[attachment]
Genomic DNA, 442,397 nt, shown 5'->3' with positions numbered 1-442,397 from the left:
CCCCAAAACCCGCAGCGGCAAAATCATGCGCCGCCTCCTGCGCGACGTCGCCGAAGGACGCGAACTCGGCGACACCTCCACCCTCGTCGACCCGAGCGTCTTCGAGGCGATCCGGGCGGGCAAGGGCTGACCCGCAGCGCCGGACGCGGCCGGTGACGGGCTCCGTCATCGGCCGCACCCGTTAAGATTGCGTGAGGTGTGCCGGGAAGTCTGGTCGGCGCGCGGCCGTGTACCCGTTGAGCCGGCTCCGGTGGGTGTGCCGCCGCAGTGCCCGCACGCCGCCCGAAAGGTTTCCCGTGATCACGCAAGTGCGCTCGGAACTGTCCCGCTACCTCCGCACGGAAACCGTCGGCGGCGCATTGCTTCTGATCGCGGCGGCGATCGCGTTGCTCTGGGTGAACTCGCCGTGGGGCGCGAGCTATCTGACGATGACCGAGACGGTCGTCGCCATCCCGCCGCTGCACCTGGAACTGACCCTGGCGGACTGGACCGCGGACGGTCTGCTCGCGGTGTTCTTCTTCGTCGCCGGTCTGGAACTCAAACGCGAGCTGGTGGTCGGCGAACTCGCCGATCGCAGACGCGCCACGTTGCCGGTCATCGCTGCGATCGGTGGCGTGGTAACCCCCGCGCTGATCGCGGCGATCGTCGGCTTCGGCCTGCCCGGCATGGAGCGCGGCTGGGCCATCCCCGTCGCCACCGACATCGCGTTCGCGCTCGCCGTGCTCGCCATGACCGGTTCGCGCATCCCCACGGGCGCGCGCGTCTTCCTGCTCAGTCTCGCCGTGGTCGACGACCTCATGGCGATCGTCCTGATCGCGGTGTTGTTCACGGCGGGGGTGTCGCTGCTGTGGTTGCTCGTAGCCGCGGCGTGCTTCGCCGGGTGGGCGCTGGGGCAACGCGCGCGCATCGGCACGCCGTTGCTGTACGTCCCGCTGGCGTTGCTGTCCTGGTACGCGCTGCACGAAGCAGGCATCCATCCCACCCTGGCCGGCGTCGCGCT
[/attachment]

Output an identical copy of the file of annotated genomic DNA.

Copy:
Genomic DNA, 442,397 nt, shown 5'->3' with positions numbered 1-442,397 from the left:
CCCCAAAACCCGCAGCGGCAAAATCATGCGCCGCCTCCTGCGCGACGTCGCCGAAGGACGCGAACTCGGCGACACCTCCACCCTCGTCGACCCGAGCGTCTTCGAGGCGATCCGGGCGGGCAAGGGCTGACCCGCAGCGCCGGACGCGGCCGGTGACGGGCTCCGTCATCGGCCGCACCCGTTAAGATTGCGTGAGGTGTGCCGGGAAGTCTGGTCGGCGCGCGGCCGTGTACCCGTTGAGCCGGCTCCGGTGGGTGTGCCGCCGCAGTGCCCGCACGCCGCCCGAAAGGTTTCCCGTGATCACGCAAGTGCGCTCGGAACTGTCCCGCTACCTCCGCACGGAAACCGTCGGCGGCGCATTGCTTCTGATCGCGGCGGCGATCGCGTTGCTCTGGGTGAACTCGCCGTGGGGCGCGAGCTATCTGACGATGACCGAGACGGTCGTCGCCATCCCGCCGCTGCACCTGGAACTGACCCTGGCGGACTGGACCGCGGACGGTCTGCTCGCGGTGTTCTTCTTCGTCGCCGGTCTGGAACTCAAACGCGAGCTGGTGGTCGGCGAACTCGCCGATCGCAGACGCGCCACGTTGCCGGTCATCGCTGCGATCGGTGGCGTGGTAACCCCCGCGCTGATCGCGGCGATCGTCGGCTTCGGCCTGCCCGGCATGGAGCGCGGCTGGGCCATCCCCGTCGCCACCGACATCGCGTTCGCGCTCGCCGTGCTCGCCATGACCGGTTCGCGCATCCCCACGGGCGCGCGCGTCTTCCTGCTCAGTCTCGCCGTGGTCGACGACCTCATGGCGATCGTCCTGATCGCGGTGTTGTTCACGGCGGGGGTGTCGCTGCTGTGGTTGCTCGTAGCCGCGGCGTGCTTCGCCGGGTGGGCGCTGGGGCAACGCGCGCGCATCGGCACGCCGTTGCTGTACGTCCCGCTGGCGTTGCTGTCCTGGTACGCGCTGCACGAAGCAGGCATCCATCCCACCCTGGCCGGCGTCGCGCT